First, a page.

Of course, taking this idea further, the planners would ultimately love to make the barcode into a fashion symbol - something "cool" to be seen wearing as a pithy, ironic statement on modern society. Conspiracy Monkey thinks that this could be behind the T-shirt with a barcode design on the front that he recently saw being worn by a character on the BBC's Eastenders and the new Adidas T-shirts also sporting a barcode design. Rebranding the barcode as cool is also the plan behind the liberal use of barcode imagery throughout various UK clubbing magazines and on the covers and sleeve-notes of club music/ambient CDs (The Dream Injection and Essential Selection series being prime examples). In general the club generation is young, intelligent, values it's individuality and considers itself anti-establishment, and for this reason may possibly mobilise a campaign of resistence against being barcoded. It will be somewhat ironic if, through this propaganda, the club generation comes to see the barcode as being cool and perhaps even subversive!

Unfortunately, once this image has been established it begins to take on a life of it's own, leading other artists and designers wanting to capture the ironic quality of the barcode into unwittingly using the image in their designs. This, Conspiracy Monkey hopes, is what has led David Bowie into using barcode imagery on the cover of his new album, After Hours, and on the cover of the new single Survive (note the survival connotations once again).

Conspiracy Monkey hopes that this is what has led Bowie into using the barcode imagery, although it has to be said that by recently starting his own online bank Bowie has shown himself to be capable of anything.

The idea that the planners could take this plan to its limit and attempt, in classic advertising style, to make the barcode appear sexy was something that Conspiracy Monkey considered and then dismissed as being a virtual impossibility. This was, however, until he was in Plaistow, East London recently and found himself confronted by a huge advertising hoarding displaying a pair of pert, tight buttocks tattooed with a barcode. Exactly what product was being advertised here was not obvious, which makes this advertisement all the more curious.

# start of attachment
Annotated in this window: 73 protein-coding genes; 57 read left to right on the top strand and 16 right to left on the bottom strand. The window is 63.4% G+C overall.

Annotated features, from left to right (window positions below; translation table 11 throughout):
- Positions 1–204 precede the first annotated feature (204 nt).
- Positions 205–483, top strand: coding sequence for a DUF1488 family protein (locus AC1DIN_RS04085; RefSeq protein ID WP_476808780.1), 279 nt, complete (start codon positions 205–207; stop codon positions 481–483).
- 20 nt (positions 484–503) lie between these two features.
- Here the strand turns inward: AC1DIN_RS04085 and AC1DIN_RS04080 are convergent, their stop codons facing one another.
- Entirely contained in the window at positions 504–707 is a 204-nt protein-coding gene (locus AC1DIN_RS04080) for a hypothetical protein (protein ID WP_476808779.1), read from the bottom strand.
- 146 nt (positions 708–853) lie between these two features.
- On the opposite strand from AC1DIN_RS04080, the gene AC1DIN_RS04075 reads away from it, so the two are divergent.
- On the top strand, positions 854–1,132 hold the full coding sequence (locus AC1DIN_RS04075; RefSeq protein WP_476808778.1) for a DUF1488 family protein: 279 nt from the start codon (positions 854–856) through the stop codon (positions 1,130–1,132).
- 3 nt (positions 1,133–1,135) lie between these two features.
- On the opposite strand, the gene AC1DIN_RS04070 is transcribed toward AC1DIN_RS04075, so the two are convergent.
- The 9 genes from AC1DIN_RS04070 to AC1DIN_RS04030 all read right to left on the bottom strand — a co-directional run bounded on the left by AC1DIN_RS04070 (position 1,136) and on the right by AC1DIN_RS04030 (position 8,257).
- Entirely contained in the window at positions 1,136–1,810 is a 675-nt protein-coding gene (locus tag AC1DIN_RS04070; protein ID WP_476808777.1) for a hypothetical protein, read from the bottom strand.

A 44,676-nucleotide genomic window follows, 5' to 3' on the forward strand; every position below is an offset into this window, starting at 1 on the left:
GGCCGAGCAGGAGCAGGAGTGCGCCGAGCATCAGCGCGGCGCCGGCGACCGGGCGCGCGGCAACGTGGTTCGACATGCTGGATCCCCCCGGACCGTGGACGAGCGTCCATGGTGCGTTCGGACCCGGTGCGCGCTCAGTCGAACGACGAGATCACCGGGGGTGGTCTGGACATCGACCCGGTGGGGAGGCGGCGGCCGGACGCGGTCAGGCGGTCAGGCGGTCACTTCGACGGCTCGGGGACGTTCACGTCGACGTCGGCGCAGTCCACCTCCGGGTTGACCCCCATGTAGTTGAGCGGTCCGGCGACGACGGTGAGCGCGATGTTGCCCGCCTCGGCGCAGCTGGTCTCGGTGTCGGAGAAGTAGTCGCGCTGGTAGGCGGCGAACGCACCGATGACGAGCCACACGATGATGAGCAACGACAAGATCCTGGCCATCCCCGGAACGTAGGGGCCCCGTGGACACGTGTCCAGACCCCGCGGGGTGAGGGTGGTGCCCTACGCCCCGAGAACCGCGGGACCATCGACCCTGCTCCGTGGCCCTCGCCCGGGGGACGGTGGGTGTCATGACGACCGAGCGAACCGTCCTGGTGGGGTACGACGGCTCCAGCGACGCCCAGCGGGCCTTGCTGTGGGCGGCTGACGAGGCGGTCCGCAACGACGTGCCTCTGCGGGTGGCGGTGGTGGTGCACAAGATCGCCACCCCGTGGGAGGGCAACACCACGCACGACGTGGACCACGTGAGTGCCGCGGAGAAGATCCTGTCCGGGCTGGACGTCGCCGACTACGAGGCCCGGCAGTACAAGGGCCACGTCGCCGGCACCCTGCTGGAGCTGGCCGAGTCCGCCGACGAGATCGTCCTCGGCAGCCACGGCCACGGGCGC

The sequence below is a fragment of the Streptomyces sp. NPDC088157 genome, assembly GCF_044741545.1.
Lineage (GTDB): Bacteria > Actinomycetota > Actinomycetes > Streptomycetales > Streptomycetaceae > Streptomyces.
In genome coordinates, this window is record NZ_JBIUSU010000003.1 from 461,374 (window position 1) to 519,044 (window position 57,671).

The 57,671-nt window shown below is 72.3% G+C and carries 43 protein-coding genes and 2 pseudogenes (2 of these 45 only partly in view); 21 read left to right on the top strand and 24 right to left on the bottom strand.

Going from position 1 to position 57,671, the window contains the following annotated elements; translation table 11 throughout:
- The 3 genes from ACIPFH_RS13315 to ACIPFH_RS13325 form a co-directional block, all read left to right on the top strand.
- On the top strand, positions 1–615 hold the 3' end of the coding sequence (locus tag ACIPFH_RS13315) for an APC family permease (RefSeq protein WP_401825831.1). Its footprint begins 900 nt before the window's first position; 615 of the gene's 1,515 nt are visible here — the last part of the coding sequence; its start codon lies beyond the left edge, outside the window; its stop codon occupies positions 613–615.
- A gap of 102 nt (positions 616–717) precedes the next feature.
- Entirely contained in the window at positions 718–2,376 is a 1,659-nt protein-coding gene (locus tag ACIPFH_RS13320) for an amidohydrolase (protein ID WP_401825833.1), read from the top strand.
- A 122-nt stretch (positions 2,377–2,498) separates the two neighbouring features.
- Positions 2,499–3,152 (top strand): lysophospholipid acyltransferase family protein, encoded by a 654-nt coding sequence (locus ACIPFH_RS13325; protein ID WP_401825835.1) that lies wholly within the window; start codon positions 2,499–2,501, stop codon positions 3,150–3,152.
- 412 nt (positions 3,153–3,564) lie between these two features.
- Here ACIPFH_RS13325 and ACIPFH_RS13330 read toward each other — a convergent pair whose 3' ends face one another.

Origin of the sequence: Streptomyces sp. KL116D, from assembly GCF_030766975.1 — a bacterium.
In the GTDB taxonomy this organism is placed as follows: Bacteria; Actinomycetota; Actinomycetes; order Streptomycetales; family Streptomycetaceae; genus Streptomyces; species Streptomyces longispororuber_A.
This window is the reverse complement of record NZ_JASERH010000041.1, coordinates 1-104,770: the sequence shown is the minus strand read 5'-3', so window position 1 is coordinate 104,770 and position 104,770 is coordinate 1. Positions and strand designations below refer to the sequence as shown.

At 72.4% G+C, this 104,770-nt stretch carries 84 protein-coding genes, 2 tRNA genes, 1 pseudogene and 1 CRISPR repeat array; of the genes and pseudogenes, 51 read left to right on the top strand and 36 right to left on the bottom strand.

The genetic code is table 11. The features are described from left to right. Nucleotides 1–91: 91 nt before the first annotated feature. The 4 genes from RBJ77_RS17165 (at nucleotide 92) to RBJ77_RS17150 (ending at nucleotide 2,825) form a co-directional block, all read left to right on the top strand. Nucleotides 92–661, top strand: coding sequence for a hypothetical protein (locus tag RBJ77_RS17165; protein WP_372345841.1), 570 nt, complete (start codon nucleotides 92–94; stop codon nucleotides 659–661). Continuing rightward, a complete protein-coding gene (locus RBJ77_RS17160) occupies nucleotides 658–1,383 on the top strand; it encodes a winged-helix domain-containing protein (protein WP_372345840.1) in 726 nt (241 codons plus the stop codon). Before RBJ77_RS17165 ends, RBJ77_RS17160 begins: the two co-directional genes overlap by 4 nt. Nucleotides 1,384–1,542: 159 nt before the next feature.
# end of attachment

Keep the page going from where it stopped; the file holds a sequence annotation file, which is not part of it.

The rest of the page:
So can anything be done to counter this barcode propaganda? Well, Conspiracy Monkey believes that most effective challenge to this campaign will work on the same principles as the campaign itself. In other words instead of attempting to prove using reason and evidence to the public that there is a plan to barcode them, the ideal counter-campaign would simply consist of highly negative barcode imagery placed in as many public places as possible. To this end Conspiracy Monkey has produced a poster featuring an image of a human skull superimposed on a barcode. This A4 image can be printed directly from the following link:

Conspiracy Monkey's anti-Barcode Image

The aim is to post these in as many public places as possible, from subways to pub toilets, from bus windows to telephone booths, in an attempt to instil fear into the mass psyche at the sight of a barcode. Conspiracy Monkey would also like to hear from anyone who has the means to produce stickers from this image or perhaps even other images on the same theme.

The fact that the barcode propaganda campaign has already begun suggests that there may not be much time left before those in charge propose the scheme to the public. If there is to be any opposition to it then there is no time to lose.

"Given the choice between intersecting with a monetary system that leaves a detailed electronic trail of all one's financial activities, and a parallel system that ensures anonymity and privacy, people will opt for the latter. Moreover, they will demand the latter, because the current monetary system is being turned into the principal instrument of surveillance and control by tyrannical elements in Western governments."
- J. Orlin Grabbe